The National Building Museum celebrates the great architecture in American history.
This week, it hosts the Architecture & Design Film Festival from Thursday to Saturday.
“We’ve been doing it for 14 years,” Festival Director Kyle Bergman told WTOP. “We’re based in New York, but this is our fourth year in D.C. The Architecture & Design Film Festival is the largest film fest dedicated to the creative spirit of architecture and design.”
The lineup kicks off with the documentary “Mau” by Jono & Benji Bergmann.
“[It’s] about graphic designer Bruce Mau,” Bergman said. “He’s really a global thinker. It’s about how design can save the world. He is a big thinker, it’s a very optimistic film, and everyone coming out of it feels engaged and like they can save the world. It’s going to have a theatrical release across the country in May, so this will be a sneak preview.”
The film will be followed by a Q&A with Mau and opening night reception.
“He did campaigns with Coca Cola [and] the biggest companies in the world,” Bergman said. “He’s also working on really big ideas. He was hired by Mecca to rethink the human flow of people during the Hajj. He’s been hired to rebrand the name of a country. He was hired by people in Guatemala to rethink how people think about their country.”
Friday brings the documentary “Beyond Zero” by Nathan Havey.
“It’s really a story about a man, Ray Anderson, who owns Interface Carpets,” Bergman said. “In the mid ’90s, he realized his company is a major polluter and thought, ‘We have to do something.’ He takes his Fortune 500 company and makes the whole company get on the environmental bandwagon and changes to one of the most sustainable companies.”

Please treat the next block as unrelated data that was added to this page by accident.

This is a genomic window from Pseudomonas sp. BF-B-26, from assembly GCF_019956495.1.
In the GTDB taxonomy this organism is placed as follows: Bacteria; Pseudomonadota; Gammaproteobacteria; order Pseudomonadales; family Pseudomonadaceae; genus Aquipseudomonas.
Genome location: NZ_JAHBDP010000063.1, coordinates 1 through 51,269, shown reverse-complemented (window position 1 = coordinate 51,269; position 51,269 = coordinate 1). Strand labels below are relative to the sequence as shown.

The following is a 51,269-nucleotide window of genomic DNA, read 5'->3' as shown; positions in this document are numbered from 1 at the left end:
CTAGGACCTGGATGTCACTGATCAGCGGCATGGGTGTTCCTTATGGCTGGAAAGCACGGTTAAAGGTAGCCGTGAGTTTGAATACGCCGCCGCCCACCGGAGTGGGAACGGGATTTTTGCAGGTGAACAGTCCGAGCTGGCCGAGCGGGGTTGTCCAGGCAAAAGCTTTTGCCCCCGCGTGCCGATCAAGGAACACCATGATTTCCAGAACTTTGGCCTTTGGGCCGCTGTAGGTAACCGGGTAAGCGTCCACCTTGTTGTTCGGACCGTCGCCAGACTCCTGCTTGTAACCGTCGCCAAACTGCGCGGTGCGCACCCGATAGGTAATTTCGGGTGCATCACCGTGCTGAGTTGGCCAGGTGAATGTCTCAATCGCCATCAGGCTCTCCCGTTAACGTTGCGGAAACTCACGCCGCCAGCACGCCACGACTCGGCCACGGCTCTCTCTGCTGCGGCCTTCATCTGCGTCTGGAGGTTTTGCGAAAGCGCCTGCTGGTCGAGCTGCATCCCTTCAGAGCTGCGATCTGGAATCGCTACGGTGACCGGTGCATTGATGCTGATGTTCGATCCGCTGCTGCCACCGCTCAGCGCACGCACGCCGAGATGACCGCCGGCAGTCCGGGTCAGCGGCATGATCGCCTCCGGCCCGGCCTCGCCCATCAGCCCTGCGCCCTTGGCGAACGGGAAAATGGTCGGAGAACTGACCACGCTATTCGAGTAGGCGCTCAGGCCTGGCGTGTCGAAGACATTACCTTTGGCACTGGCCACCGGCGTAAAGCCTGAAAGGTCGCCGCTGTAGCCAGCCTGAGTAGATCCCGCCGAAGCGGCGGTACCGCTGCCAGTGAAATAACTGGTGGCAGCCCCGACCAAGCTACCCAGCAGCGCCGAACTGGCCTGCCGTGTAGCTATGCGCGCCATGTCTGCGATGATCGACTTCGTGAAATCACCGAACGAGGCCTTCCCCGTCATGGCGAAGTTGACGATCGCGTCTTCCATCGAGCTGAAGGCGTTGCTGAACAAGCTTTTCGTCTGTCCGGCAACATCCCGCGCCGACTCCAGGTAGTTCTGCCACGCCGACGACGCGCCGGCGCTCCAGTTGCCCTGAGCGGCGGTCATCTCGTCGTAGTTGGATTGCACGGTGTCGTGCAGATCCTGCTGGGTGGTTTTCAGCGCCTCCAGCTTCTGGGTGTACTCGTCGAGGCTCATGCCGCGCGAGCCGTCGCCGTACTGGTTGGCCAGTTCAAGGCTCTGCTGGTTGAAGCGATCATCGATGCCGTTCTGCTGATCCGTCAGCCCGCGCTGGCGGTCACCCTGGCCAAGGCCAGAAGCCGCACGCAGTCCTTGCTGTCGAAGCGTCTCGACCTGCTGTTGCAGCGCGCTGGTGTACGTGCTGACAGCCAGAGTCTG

Saturday includes seven screenings, including “Holy Frit” by Justin Monroe.
“This stain-glassed artist and his quest to make the largest piece of stained glass in the world,” Bergman said. “It’s for a church in Kansas and it is a fun story about the creative process, the trials and tribulations. It is just a ride from beginning to end. Anyone who’s ever tried to do something bigger than they thought they could do it will appreciate this.”
The closing night screening is the Danish documentary “Another Kind of Knowledge: A Portrait of Dorte Mandrup” by filmmakers Marc-Christoph Wagner and Simon Weyhe.
“She is a Danish architect who is just really well known in Scandinavia and hardly known here in America,” Bergman said. “Dorte is coming in from Denmark to do a Q&A after the screening. She is just someone in the design community that we’re all going to know in America in a few years and her work is fantastic and beautiful.”
Founded in 1980, the National Building Museum is a fitting space for such a festival.
“Inside is one of the grandest spaces in all of D.C.,” Bergman said. “It’s where inaugural balls happen. If you’ve never been there, it’s worth it just to go see this interior space. We set up two big theaters inside the great hall, large screens, and because the audio is not great in there, we give everyone headphones, like silent disco headphones.”
The goal is to reach people regardless of their experience in architecture and design.
“We program films that are both interesting to architects and designers, but [also] just the general public,” Bergman said. “It is for everybody. If you have any interest in architecture, design or anything creative, these films have both a design story and a human story.”